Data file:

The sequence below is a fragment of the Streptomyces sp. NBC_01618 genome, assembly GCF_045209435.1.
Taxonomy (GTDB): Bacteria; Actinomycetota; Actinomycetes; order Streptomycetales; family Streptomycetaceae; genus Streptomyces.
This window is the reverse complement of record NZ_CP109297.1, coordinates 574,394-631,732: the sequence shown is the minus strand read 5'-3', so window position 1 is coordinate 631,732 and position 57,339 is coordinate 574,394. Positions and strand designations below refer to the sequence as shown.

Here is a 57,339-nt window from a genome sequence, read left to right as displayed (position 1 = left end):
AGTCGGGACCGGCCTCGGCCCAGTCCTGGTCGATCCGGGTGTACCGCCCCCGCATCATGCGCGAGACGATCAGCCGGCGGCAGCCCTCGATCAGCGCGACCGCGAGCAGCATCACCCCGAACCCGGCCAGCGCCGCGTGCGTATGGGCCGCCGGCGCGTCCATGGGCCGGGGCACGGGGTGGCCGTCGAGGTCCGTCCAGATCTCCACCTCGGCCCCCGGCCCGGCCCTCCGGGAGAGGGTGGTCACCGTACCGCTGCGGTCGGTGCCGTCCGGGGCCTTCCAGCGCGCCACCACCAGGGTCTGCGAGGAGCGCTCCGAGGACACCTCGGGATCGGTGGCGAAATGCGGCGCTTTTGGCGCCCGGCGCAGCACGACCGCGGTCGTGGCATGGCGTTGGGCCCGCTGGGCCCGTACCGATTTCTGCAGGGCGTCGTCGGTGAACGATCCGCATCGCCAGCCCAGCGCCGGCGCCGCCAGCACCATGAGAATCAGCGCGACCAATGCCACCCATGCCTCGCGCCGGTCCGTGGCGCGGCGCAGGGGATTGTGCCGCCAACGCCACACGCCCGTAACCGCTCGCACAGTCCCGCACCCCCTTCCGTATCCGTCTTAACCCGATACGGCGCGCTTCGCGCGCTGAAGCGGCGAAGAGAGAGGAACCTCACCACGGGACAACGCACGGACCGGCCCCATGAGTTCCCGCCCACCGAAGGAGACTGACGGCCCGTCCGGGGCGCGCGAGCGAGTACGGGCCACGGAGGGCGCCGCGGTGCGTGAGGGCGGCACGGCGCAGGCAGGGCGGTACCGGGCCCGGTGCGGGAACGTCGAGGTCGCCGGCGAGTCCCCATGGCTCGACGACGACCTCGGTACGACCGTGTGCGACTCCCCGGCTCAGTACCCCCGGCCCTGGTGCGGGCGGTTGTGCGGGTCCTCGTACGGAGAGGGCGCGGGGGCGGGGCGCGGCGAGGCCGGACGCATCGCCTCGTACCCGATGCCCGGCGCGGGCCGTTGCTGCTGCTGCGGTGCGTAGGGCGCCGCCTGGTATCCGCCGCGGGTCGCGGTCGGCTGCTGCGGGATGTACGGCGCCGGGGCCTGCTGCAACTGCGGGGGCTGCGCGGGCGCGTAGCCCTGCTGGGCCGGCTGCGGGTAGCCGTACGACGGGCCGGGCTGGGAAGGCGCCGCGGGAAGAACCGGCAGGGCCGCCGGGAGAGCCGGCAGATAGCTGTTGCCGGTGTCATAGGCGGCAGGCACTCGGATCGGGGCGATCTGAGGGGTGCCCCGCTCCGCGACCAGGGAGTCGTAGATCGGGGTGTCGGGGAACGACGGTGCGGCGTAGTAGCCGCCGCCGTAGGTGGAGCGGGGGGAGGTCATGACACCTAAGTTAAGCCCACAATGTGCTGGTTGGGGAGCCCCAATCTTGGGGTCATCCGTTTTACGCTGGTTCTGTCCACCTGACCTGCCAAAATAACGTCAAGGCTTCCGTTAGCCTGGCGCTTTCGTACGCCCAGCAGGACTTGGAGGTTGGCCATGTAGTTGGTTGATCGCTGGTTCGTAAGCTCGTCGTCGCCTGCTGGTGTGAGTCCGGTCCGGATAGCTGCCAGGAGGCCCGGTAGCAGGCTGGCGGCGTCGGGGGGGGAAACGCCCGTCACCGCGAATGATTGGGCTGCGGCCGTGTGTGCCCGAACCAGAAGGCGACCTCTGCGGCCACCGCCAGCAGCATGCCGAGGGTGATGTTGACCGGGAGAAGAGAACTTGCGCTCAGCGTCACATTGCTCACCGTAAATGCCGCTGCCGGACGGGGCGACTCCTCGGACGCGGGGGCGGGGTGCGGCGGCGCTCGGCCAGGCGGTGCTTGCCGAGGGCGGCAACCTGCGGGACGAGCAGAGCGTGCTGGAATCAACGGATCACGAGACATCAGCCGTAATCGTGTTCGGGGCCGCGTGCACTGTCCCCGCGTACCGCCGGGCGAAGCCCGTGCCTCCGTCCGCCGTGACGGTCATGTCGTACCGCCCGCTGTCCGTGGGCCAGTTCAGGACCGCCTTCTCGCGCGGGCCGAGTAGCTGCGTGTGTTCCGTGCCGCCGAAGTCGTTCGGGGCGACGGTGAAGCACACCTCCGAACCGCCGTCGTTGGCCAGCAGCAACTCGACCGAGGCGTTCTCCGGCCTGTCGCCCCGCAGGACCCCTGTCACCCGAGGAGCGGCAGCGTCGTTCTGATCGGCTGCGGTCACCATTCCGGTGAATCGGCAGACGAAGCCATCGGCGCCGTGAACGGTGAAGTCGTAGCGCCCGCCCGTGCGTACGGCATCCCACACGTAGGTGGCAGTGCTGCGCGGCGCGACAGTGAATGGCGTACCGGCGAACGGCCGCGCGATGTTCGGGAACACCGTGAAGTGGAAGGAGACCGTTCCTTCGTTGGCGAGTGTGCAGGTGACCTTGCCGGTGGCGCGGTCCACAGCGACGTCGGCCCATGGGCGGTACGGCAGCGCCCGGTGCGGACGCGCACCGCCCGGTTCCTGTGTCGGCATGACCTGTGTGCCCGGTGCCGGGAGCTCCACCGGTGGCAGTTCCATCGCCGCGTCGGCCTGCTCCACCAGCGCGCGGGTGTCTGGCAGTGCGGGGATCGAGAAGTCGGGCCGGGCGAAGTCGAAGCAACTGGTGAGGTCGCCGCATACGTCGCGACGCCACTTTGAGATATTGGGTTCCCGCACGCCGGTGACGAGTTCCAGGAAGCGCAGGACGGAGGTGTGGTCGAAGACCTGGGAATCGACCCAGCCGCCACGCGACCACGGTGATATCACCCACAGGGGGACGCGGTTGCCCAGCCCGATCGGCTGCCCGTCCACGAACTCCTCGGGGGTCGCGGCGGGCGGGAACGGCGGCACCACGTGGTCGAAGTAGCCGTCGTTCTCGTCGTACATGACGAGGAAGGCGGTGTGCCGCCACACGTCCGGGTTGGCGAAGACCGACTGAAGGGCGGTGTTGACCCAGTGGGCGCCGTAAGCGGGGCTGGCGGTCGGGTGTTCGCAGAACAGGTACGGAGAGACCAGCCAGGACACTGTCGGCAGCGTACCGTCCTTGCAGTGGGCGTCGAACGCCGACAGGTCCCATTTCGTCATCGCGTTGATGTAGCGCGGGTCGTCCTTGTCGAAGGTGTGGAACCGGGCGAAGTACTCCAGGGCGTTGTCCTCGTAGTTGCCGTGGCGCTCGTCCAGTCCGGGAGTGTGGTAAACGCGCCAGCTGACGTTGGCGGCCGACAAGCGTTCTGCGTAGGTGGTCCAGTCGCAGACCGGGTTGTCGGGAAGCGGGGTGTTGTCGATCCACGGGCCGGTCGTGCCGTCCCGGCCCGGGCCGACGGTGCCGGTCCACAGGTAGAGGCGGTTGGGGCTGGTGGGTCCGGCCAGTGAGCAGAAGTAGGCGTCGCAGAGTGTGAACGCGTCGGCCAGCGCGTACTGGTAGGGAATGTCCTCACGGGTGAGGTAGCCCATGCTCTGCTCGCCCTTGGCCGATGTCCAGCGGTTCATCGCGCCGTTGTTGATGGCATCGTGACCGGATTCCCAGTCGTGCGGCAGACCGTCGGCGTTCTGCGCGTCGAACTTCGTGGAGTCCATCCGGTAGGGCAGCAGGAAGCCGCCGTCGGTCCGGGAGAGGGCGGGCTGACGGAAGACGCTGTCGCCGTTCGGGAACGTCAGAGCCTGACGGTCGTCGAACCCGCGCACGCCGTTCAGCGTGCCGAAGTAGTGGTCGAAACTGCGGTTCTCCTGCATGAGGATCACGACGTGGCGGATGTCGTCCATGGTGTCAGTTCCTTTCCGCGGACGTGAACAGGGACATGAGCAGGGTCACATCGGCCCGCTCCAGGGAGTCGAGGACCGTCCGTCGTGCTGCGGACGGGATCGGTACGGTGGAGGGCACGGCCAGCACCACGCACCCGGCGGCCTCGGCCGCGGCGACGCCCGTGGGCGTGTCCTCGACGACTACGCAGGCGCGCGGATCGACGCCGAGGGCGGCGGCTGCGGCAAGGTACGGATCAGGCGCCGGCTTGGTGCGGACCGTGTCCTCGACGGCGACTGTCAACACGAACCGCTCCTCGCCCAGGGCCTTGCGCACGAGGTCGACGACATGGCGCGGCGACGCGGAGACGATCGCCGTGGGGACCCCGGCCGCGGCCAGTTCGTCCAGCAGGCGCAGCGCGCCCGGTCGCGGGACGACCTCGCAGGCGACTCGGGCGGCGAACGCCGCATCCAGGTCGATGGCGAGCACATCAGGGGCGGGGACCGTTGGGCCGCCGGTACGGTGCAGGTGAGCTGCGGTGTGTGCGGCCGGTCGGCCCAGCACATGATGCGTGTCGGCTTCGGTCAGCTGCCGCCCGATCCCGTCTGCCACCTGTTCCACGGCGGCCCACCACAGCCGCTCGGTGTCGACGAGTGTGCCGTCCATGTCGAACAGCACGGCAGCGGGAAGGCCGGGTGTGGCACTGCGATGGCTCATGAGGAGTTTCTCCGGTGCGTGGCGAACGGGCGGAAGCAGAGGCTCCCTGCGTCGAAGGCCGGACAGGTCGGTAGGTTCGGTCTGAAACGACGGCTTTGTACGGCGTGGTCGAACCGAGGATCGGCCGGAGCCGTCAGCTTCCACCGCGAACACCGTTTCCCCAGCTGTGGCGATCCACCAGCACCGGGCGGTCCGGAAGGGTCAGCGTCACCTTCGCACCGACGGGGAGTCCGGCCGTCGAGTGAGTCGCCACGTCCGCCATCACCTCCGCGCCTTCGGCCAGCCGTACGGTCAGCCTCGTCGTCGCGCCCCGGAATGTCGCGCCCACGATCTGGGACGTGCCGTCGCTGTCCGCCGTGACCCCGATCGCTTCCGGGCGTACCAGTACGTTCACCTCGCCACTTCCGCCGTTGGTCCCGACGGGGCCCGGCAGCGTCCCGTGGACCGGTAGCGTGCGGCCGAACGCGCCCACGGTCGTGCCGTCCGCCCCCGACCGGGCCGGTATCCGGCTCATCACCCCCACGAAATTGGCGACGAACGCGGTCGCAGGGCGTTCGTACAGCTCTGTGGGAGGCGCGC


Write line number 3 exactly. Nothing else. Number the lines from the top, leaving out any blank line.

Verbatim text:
This window is the reverse complement of record NZ_CP109297.1, coordinates 574,394-631,732: the sequence shown is the minus strand read 5'-3', so window position 1 is coordinate 631,732 and position 57,339 is coordinate 574,394. Positions and strand designations below refer to the sequence as shown.